We, humans, underestimate the power of our brains and consciousness. An example of this has been demonstrated through numerous studies and it has come to be known as the placebo effect. A phenomenon that takes place when a fake treatment is administered to a patient that results in positive or negative outcomes. Put in another way, an individual can improve or worsen their particular condition solely based on what the person’s belief’s and expectations are of the treatment. A simple example of this is putting a Band-Aid on a child instantly making the child feel better. A more complex example was shared in the article by experiencelife.com called, “The power of the placebo effect.” In this case, a woman had been in pain when she fractured her spine and was no longer able to perform activities such as playing golf. A few months after the incident, she was included in a “trial for an outpatient procedure called vertebroplasty, which involves injecting medical cement into fractured bone to strengthen it. She walked out of the hospital after the procedure and felt better immediately.” Ten years after the trial she still reported how pleased she was with the outcome, never knowing that she was part of the placebo group.
Other accounts of positive outcomes come even when people know they are taking a placebo. According to webmd.com, “Studies show that placebos can have an effect on conditions such as: depression, pain, sleep disorders, irritable bowel syndrome (IBS) and menopause.” These results are not only imaginary, “some studies show that there are actual physical changes that occur with the placebo effect. For instance, some studies have documented an increase in the body’s production of endorphins, one of the body’s natural pain relievers.”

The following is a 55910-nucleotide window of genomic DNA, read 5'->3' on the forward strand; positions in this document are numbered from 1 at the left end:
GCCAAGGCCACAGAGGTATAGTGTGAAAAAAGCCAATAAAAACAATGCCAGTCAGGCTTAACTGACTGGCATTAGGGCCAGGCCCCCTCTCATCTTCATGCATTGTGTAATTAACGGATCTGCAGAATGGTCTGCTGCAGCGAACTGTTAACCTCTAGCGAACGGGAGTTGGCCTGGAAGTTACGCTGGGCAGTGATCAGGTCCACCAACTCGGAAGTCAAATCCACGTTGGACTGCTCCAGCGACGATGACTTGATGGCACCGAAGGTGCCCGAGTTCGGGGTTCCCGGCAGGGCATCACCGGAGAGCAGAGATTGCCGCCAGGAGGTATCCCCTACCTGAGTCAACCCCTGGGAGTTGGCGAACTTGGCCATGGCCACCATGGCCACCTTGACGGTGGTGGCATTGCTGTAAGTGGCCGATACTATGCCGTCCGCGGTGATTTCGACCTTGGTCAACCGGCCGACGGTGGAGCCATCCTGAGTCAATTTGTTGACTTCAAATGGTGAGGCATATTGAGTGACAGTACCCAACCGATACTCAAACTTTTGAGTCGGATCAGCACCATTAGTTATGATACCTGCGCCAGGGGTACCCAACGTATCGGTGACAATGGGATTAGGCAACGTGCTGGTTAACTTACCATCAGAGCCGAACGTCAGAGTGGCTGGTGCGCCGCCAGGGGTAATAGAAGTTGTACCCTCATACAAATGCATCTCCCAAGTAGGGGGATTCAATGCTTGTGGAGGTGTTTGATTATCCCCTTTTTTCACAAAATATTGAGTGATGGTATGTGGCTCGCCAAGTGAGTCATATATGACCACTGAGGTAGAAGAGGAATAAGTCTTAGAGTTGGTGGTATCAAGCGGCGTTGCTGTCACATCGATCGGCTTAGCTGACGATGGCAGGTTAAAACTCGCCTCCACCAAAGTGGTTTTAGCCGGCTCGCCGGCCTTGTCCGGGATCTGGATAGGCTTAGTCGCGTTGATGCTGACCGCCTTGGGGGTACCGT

As experiencelife.com asks, “Might the placebo effect have real clinical value? Can a simple belief – that we are about to get better – have the power to heal?” Research into the placebo effect is relatively new, as the first paper published was only in 1955 called “The Powerful Placebo” by Henry K. Beecher. However, from the studies already completed to date it is looking very promising. A recent study published in 2010 tested 80 patients with IBS. Half of the group knowingly received a placebo and the other half received no treatment of any kind. The “patients who were consciously taking placebos did significantly better than those who received no treatment…and the act of taking a pill was enough to trigger the body’s own healing response.”
A more significant question I have is, why are placebo effect treatments not more widely studied and used in the medical field? I believe the main hindrance is that the pharmaceutical industry is just too powerful to overcome and that there is little money to be made in placebos. According to statista.com, there was almost $1 TRILLION USD global pharmaceutical sales in 2016. $1 TRILLION! In Beecher’s study he reported that 32% of his patients responded to the placebo effect. If doctors prescribed an extremely cheap, non-active, no side effect placebo pill and it was positively effective for one-third of the patients, that could equate to hundreds of millions of lost profits every year for BigPharma. Right there are hundreds of millions of reasons to keep placebos on the back burner instead of focusing on the most important thing, helping people.